2. Cofilin promotes rapid actin filament turnover in vivo. Lappalainen, P., Drubin, D.G. Nature (1997) [Pubmed]
  3. DAip1, a Dictyostelium homologue of the yeast actin-interacting protein 1, is involved in endocytosis, cytokinesis, and motility. Konzok, A., Weber, I., Simmeth, E., Hacker, U., Maniak, M., Müller-Taubenberger, A. J. Cell Biol. (1999) [Pubmed]
  4. Two activities of cofilin, severing and accelerating directional depolymerization of actin filaments, are affected differentially by mutations around the actin-binding helix. Moriyama, K., Yahara, I. EMBO J. (1999) [Pubmed]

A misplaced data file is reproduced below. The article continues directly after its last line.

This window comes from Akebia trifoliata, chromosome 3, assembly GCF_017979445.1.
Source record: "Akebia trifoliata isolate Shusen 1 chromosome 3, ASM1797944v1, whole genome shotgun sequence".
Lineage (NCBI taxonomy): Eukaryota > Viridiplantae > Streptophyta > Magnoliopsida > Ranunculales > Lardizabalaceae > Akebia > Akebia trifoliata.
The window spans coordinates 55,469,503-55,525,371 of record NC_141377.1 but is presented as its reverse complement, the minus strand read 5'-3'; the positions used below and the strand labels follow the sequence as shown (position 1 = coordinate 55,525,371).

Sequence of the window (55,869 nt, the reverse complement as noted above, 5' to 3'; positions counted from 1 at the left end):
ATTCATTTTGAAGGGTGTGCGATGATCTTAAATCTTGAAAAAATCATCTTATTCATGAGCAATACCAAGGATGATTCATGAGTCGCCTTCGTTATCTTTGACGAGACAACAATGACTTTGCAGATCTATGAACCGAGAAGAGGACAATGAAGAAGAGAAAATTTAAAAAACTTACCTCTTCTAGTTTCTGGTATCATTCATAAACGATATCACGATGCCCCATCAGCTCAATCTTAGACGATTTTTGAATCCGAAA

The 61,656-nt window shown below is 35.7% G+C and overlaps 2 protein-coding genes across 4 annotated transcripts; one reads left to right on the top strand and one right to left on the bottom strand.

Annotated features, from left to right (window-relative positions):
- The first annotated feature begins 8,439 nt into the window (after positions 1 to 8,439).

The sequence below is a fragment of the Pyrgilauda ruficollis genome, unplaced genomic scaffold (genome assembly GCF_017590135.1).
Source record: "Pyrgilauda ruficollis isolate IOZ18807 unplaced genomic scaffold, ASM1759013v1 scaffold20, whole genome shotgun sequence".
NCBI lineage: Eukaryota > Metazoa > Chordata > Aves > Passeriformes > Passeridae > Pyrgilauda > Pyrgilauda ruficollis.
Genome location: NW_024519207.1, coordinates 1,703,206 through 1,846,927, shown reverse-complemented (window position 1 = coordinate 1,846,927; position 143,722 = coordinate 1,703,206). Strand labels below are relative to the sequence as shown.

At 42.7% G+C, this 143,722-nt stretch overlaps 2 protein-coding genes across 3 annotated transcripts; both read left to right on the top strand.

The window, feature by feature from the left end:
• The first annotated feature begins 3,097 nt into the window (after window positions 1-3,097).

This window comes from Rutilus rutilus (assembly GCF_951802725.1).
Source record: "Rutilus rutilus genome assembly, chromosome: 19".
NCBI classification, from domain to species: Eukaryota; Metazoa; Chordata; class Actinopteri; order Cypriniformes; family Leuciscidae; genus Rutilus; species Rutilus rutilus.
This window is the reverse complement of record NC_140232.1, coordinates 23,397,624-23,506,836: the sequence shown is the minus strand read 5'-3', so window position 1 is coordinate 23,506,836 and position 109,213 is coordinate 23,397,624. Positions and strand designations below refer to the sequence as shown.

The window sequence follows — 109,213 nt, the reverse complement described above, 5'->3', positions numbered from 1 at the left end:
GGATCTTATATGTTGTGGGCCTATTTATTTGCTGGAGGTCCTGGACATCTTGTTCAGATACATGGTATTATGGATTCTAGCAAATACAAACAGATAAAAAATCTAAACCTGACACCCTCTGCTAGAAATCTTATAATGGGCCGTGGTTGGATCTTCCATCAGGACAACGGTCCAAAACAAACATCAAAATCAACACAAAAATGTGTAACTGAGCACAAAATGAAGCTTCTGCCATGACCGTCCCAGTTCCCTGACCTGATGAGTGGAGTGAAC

5. The yeast V159N actin mutant reveals roles for actin dynamics in vivo. Belmont, L.D., Drubin, D.G. J. Cell Biol. (1998) [Pubmed]
  6. Cofilin is an essential component of the yeast cortical cytoskeleton. Moon, A.L., Janmey, P.A., Louie, K.A., Drubin, D.G. J. Cell Biol. (1993) [Pubmed]
  7. Cooperation of two actin-binding proteins, cofilin and Aip1, in Saccharomyces cerevisiae. Iida, K., Yahara, I. Genes Cells (1999) [Pubmed]
  8. Isolation of a yeast essential gene, COF1, that encodes a homologue of mammalian cofilin, a low-M(r) actin-binding and depolymerizing protein. Iida, K., Moriyama, K., Matsumoto, S., Kawasaki, H., Nishida, E., Yahara, I. Gene (1993) [Pubmed]
  9. Phosphorylation of Ser-3 of cofilin regulates its essential function on actin. Moriyama, K., Iida, K., Yahara, I. Genes Cells (1996) [Pubmed]